Who was Bhishma? Who was Drona? What was their specialty? What was the specialty of Duryodhana? You will study this if you read these Parvas, and how difficult it was to face these people. Different techniques had to be adopted to face each one of them. The same technique could not be used with all people, because Bhishma was different from Drona, and Drona was different from Karna. They were not the same. Likewise, kama, krodha, loba, they are different things, and to deal with them you have to use different techniques. You cannot use a uniform method to deal with every situation. That will not work. You must be a very shrewd person, a very good psychologist, and also a very patient person in this respect. Then comes the real crowning glory of Yudhishthira installed as emperor and blessed with the wisdom of the Shanti Parva of the Mahabharata. Very interesting! All this is to be studied in great detail with a dispassionate mind.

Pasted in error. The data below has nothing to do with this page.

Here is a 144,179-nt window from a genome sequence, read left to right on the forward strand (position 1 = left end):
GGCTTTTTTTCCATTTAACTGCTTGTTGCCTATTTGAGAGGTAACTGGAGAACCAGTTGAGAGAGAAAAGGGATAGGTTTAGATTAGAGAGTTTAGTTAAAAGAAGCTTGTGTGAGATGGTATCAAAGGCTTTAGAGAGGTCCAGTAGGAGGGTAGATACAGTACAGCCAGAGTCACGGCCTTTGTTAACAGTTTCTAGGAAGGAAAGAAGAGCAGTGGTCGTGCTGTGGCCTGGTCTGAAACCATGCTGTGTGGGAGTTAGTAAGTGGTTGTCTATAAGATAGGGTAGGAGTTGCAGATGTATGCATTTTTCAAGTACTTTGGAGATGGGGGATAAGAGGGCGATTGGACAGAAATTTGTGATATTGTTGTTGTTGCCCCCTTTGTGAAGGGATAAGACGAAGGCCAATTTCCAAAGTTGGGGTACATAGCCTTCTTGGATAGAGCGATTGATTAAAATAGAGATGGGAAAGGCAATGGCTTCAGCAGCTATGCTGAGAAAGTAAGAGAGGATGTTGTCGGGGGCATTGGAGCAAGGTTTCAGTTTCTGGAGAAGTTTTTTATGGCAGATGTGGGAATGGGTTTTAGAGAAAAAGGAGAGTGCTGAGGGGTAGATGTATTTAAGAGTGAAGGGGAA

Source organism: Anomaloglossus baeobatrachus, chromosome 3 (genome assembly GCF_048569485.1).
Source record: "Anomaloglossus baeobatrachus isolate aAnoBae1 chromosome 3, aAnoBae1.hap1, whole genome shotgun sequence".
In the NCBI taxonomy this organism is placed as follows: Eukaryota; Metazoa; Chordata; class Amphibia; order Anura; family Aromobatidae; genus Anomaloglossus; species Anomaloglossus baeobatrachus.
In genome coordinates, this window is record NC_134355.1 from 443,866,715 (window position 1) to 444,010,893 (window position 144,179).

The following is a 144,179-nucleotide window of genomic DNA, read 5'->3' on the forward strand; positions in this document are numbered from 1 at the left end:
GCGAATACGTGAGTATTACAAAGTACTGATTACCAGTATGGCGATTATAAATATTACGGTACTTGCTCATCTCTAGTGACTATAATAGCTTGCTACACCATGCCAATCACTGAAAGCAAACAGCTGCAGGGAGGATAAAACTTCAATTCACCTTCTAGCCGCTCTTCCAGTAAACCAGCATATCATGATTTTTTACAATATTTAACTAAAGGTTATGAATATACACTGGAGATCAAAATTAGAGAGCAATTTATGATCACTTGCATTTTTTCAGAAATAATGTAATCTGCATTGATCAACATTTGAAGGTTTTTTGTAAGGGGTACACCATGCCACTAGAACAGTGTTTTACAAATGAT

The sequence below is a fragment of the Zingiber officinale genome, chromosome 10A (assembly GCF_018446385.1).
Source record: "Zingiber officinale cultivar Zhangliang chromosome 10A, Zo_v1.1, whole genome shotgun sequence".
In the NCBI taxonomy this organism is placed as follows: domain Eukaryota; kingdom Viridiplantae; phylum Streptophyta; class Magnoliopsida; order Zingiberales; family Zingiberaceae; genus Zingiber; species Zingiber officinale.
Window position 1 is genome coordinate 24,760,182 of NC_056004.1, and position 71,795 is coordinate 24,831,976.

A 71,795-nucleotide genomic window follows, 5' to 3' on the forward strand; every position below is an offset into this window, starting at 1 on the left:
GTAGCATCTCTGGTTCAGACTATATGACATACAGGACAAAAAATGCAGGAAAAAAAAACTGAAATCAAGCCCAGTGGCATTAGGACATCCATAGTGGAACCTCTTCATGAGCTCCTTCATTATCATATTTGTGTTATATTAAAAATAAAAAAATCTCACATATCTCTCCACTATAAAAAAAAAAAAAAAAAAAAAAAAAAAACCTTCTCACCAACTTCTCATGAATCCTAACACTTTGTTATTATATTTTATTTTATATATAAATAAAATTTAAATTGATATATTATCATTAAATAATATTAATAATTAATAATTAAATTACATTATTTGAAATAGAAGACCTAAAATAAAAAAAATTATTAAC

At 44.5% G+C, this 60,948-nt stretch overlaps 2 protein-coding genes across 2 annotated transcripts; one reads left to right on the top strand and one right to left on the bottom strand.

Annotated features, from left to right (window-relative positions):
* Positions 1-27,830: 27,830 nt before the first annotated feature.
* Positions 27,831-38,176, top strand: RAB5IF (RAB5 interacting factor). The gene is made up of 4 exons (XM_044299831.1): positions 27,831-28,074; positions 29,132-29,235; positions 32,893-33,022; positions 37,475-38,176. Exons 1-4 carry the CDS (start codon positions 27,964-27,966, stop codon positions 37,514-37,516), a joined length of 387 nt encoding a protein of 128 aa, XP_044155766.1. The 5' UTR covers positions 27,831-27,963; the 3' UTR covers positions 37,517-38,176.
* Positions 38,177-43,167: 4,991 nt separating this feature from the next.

In this wonderful garland of the 18 Parvas of the Mahabharata, the Bhagavadgita hangs like a beautiful pendant. The Bhagavadgita is the epitome of the whole Mahabharata, and we may say the Mahabharata as a whole is a vast commentary on the secret esoteric teachings of the Bhagavadgita. It is said that the Mahabharata is a Veda by itself – pañcamaṃ vedā. The four Vedas are Rig, Yajur, Sama, Artharva, and the Mahabharata is the fifth Veda, perhaps equal to them. Sometimes it is said the Mahabharata weighs heavier than the Vedas themselves. Such is the Kashna Veda, as they call it. Kashna Veda means the Veda written by Krishna Dvaipayana Vyasa.

So we should use all our opportunities, the blessed field created by Sri Swami Sivanandaji Maharaj here for us by his own compassion, in gaining this wondrous knowledge of our culture, this world gospel of the Bhagavadgita, and utilise every moment of our time in this only meaningful duty of aspiring for God-realisation. God bless you all.